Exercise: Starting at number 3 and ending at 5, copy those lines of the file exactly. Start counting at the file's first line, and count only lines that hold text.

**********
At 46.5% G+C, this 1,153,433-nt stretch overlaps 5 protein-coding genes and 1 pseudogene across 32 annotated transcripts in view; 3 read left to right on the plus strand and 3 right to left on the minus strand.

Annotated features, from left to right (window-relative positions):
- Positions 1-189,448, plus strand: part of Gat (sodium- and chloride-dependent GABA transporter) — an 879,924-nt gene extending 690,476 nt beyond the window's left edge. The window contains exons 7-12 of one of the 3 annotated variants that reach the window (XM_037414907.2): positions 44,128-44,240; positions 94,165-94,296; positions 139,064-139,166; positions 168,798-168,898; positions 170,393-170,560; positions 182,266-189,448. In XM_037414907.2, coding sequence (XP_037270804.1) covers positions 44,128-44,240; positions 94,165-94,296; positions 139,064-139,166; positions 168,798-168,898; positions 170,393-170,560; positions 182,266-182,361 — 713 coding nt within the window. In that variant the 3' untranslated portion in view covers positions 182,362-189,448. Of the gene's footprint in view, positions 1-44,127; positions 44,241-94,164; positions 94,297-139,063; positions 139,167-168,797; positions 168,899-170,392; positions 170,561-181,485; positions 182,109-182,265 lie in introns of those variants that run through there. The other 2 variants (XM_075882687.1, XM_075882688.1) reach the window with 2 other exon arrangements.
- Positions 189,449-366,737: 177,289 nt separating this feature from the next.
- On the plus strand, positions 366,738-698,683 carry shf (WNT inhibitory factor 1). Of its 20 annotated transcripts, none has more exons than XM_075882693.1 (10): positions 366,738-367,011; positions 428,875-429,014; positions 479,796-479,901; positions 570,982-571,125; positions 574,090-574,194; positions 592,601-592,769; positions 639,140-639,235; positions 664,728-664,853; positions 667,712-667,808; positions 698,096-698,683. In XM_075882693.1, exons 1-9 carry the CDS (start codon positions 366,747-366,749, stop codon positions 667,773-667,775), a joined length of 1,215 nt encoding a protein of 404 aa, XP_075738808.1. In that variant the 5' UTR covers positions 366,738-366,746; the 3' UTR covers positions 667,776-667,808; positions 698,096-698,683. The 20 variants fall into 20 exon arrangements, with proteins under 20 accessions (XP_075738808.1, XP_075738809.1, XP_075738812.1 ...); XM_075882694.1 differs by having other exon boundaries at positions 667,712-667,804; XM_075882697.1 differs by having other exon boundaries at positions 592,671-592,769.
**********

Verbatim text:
- Positions 1-189,448, plus strand: part of Gat (sodium- and chloride-dependent GABA transporter) — an 879,924-nt gene extending 690,476 nt beyond the window's left edge. The window contains exons 7-12 of one of the 3 annotated variants that reach the window (XM_037414907.2): positions 44,128-44,240; positions 94,165-94,296; positions 139,064-139,166; positions 168,798-168,898; positions 170,393-170,560; positions 182,266-189,448. In XM_037414907.2, coding sequence (XP_037270804.1) covers positions 44,128-44,240; positions 94,165-94,296; positions 139,064-139,166; positions 168,798-168,898; positions 170,393-170,560; positions 182,266-182,361 — 713 coding nt within the window. In that variant the 3' untranslated portion in view covers positions 182,362-189,448. Of the gene's footprint in view, positions 1-44,127; positions 44,241-94,164; positions 94,297-139,063; positions 139,167-168,797; positions 168,899-170,392; positions 170,561-181,485; positions 182,109-182,265 lie in introns of those variants that run through there. The other 2 variants (XM_075882687.1, XM_075882688.1) reach the window with 2 other exon arrangements.
- Positions 189,449-366,737: 177,289 nt separating this feature from the next.
- On the plus strand, positions 366,738-698,683 carry shf (WNT inhibitory factor 1). Of its 20 annotated transcripts, none has more exons than XM_075882693.1 (10): positions 366,738-367,011; positions 428,875-429,014; positions 479,796-479,901; positions 570,982-571,125; positions 574,090-574,194; positions 592,601-592,769; positions 639,140-639,235; positions 664,728-664,853; positions 667,712-667,808; positions 698,096-698,683. In XM_075882693.1, exons 1-9 carry the CDS (start codon positions 366,747-366,749, stop codon positions 667,773-667,775), a joined length of 1,215 nt encoding a protein of 404 aa, XP_075738808.1. In that variant the 5' UTR covers positions 366,738-366,746; the 3' UTR covers positions 667,776-667,808; positions 698,096-698,683. The 20 variants fall into 20 exon arrangements, with proteins under 20 accessions (XP_075738808.1, XP_075738809.1, XP_075738812.1 ...); XM_075882694.1 differs by having other exon boundaries at positions 667,712-667,804; XM_075882697.1 differs by having other exon boundaries at positions 592,671-592,769.